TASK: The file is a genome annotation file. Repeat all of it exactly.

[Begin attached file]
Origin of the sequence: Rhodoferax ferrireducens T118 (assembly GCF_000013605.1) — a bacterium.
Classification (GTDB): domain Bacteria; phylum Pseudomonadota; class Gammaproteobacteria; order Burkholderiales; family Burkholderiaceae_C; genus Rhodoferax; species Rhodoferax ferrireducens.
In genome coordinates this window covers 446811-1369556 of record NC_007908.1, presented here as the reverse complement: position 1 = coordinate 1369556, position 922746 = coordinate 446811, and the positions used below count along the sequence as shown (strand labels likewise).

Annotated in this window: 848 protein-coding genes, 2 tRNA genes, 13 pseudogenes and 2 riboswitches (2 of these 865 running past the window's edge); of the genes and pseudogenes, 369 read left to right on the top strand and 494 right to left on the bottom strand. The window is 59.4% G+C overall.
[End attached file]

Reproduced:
Origin of the sequence: Rhodoferax ferrireducens T118 (assembly GCF_000013605.1) — a bacterium.
Classification (GTDB): domain Bacteria; phylum Pseudomonadota; class Gammaproteobacteria; order Burkholderiales; family Burkholderiaceae_C; genus Rhodoferax; species Rhodoferax ferrireducens.
In genome coordinates this window covers 446811-1369556 of record NC_007908.1, presented here as the reverse complement: position 1 = coordinate 1369556, position 922746 = coordinate 446811, and the positions used below count along the sequence as shown (strand labels likewise).

Annotated in this window: 848 protein-coding genes, 2 tRNA genes, 13 pseudogenes and 2 riboswitches (2 of these 865 running past the window's edge); of the genes and pseudogenes, 369 read left to right on the top strand and 494 right to left on the bottom strand. The window is 59.4% G+C overall.